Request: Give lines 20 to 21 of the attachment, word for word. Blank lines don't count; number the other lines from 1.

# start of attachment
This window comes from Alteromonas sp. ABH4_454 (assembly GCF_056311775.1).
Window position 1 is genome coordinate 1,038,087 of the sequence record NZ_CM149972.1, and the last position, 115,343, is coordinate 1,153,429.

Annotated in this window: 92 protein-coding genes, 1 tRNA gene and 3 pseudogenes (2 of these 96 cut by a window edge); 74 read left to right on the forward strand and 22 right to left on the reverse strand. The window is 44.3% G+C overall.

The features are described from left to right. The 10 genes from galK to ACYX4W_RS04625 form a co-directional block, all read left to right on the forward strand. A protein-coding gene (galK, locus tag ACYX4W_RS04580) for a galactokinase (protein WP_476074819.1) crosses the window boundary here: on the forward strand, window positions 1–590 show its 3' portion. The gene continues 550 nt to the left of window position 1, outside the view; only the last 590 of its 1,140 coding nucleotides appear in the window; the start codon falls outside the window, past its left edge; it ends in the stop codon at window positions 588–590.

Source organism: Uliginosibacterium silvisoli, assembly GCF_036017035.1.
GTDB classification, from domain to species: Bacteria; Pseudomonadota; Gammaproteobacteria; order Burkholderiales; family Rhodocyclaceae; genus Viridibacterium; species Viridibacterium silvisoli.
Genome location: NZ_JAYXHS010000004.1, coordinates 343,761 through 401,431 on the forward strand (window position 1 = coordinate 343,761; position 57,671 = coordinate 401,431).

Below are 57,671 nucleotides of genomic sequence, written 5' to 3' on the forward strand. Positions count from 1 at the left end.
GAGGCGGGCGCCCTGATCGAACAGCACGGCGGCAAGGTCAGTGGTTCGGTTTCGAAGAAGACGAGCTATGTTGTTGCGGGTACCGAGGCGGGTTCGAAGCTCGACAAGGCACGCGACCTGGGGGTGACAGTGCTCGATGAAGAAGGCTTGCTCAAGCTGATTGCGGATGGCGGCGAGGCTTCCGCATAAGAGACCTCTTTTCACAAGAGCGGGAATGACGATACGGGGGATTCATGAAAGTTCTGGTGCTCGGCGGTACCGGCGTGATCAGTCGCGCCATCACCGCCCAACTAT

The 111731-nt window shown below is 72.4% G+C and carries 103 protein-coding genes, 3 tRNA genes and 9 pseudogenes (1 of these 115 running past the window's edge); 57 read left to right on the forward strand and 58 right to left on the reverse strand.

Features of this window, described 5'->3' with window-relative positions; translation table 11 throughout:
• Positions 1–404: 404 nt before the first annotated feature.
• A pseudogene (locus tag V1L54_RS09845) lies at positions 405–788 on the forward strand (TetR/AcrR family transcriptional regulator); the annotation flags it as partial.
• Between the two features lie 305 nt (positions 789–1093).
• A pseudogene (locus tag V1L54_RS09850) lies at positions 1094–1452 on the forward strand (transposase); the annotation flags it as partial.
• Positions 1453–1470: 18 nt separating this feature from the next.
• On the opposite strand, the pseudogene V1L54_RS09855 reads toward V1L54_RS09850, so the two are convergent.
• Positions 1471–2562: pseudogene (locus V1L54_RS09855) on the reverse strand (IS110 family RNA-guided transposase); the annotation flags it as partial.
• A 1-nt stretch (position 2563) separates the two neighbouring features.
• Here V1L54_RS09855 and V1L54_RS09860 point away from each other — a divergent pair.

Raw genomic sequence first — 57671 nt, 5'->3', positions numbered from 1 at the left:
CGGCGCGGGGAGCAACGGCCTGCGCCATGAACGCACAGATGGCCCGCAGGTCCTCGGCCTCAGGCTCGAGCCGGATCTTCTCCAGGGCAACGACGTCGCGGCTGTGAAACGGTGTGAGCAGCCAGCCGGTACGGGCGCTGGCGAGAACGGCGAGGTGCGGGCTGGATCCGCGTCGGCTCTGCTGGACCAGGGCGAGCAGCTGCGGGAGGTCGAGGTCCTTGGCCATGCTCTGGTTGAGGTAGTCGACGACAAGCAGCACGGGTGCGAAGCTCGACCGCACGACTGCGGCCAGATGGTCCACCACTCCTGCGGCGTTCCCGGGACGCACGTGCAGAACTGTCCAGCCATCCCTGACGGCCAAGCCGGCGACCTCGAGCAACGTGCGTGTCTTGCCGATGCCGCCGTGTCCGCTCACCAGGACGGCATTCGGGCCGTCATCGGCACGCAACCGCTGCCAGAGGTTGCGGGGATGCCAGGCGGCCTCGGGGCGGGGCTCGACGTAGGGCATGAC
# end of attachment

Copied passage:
• Here V1L54_RS09855 and V1L54_RS09860 point away from each other — a divergent pair.

Raw genomic sequence first — 57671 nt, 5'->3', positions numbered from 1 at the left: